Do You Need a License to Watch Your Neighbor’s Kids?

In Michigan each day before the school bus comes to pick up the neighborhood’s children, Lisa Snyder did a favor for three of her fellow moms, welcoming their children into her home for about an hour before they left for school. Days after the start of the new school year, Snyder received a letter from the Michigan Department of Human Services warning her that if she continued, she’d be violating a law aimed at the operators of unlicensed day care centers.

Snyder’s predicament has led to a debate in Michigan about whether a law that says no one may care for unrelated children in their home for more than four weeks each calendar year unless they are licensed day-care providers needs to be changed. Snyder said she stopped watching the other children immediately after receiving the letter, which was well within the four-week period. State Rep. Brian Calley, R-Portland, said he was working to draft legislation that would exempt situations like Snyder’s from coverage under Michigan’s current day care regulations. The bill will make it clear that people who aren’t in business as day care providers don’t need to be licensed, Calley said.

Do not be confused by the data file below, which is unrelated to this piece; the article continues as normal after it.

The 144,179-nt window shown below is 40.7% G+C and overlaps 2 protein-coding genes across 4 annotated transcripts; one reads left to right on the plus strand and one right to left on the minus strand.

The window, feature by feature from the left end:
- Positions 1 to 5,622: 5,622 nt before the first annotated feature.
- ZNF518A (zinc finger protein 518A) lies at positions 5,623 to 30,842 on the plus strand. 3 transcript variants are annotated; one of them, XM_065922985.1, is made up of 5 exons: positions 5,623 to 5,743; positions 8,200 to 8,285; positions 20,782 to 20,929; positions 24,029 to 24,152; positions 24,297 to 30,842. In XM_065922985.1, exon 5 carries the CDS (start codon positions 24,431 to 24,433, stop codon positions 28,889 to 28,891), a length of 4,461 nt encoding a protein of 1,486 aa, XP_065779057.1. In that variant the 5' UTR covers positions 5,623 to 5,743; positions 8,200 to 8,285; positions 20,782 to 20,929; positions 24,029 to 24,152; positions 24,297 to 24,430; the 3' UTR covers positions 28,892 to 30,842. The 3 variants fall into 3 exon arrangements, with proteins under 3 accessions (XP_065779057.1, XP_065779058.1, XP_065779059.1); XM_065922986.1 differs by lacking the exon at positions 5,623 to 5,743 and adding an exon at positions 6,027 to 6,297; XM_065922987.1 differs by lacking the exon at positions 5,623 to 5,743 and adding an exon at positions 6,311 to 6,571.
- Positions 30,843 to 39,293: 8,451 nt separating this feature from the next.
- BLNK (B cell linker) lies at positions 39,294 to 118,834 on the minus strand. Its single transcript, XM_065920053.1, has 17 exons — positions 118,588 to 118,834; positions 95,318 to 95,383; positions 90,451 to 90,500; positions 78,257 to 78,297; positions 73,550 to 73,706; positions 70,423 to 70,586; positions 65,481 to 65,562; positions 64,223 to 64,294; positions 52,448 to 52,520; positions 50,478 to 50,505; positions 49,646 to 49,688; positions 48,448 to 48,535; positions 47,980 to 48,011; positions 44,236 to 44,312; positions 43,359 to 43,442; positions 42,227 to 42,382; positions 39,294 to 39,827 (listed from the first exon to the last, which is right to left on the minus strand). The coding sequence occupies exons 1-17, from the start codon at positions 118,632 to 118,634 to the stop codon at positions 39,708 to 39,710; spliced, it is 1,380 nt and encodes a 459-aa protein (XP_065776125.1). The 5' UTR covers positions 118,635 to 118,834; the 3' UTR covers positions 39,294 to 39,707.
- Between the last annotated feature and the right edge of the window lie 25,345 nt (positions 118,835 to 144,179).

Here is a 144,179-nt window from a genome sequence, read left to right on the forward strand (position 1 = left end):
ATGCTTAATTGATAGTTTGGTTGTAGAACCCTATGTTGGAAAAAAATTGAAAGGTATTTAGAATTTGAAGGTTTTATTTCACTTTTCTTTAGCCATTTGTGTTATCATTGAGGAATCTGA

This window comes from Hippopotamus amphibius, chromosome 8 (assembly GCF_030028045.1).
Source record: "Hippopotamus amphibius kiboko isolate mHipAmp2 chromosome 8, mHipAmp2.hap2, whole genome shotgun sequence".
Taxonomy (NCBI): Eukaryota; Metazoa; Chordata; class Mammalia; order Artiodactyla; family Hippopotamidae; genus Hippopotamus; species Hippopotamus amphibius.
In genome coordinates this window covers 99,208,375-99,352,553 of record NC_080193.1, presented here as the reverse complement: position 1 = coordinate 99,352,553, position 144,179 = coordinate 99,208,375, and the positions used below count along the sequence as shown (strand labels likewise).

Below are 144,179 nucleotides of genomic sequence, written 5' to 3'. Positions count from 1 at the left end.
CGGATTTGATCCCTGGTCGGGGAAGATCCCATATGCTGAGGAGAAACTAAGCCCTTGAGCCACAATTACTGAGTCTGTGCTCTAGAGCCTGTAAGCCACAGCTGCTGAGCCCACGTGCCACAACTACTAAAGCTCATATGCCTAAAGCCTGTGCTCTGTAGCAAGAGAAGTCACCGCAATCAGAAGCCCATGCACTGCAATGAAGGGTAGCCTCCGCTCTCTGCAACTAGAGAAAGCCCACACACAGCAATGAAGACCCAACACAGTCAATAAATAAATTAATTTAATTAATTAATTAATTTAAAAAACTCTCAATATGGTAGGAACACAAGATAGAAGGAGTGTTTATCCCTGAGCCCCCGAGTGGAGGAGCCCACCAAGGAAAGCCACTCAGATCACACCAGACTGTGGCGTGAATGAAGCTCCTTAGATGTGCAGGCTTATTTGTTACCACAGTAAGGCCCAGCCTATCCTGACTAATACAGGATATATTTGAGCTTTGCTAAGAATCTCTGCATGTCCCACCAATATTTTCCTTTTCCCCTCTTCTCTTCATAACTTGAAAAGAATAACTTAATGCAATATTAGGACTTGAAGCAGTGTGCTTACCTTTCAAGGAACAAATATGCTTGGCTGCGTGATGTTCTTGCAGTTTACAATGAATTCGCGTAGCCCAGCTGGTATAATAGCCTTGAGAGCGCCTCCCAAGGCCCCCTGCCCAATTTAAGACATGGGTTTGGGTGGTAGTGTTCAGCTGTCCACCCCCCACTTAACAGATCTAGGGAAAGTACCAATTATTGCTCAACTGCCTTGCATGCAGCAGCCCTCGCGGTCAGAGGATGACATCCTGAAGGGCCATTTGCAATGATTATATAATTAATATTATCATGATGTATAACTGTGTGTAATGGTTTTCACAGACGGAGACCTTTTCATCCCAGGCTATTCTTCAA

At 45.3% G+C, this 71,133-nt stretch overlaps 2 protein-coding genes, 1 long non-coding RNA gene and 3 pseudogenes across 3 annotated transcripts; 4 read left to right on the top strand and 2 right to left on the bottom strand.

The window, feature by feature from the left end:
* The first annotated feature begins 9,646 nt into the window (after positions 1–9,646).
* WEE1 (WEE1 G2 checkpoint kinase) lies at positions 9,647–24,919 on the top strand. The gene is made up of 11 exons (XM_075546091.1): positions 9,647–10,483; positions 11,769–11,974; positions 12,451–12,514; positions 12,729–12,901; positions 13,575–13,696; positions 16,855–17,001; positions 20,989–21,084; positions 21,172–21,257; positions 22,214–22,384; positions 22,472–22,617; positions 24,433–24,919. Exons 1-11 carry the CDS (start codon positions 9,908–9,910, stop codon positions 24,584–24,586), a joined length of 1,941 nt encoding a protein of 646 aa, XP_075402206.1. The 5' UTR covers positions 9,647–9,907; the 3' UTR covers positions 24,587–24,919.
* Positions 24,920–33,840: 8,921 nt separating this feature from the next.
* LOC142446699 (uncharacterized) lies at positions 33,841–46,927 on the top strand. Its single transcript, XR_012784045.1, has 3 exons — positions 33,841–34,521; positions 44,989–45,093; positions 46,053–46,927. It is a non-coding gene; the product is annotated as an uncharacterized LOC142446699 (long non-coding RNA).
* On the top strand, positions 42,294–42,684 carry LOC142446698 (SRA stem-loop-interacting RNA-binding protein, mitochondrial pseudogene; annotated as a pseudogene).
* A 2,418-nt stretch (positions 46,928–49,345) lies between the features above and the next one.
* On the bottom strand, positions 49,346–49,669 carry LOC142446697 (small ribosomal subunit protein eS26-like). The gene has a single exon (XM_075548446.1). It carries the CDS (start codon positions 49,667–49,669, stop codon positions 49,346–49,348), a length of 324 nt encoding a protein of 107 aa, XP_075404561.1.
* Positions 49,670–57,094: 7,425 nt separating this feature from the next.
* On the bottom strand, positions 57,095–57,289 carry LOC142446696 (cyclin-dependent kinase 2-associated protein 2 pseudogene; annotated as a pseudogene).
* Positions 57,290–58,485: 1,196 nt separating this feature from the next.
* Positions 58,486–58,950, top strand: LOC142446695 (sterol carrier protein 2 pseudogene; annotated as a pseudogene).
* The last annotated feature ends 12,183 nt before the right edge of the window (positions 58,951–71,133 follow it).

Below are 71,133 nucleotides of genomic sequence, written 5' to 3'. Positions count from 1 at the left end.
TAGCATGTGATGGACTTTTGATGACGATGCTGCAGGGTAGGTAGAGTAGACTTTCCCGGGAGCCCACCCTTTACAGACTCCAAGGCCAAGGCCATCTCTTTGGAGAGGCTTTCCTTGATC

While this was in Michigan, we thought it was interesting information and had some thoughts on it. For our readers in Texas, neighbors may watch up to three kids and not have to notify the state according to our Daycare Abuse Attorneys. For four to six children, the home must be registered with the Texas Department of Family and Protective Services. Registered family homes are inspected by DFPS before the registration in issued. They inspect at least once every three years, depending on the homes’ history of compliance with minimum standards. For more than seven children and up to 12, homes must be licensed by DFPS. Directors must meet certain education requirements, DFPS will inspect the home before they issue a license, and they inspect between one and four times per year unannounced.

As concerned parents, we recommend that you research the facility and their records which are available for up to two years at TDFPS. And as always, if you notice your child suffering abuse or neglect or you think there might be signs of that in a daycare, please fill out our form below.

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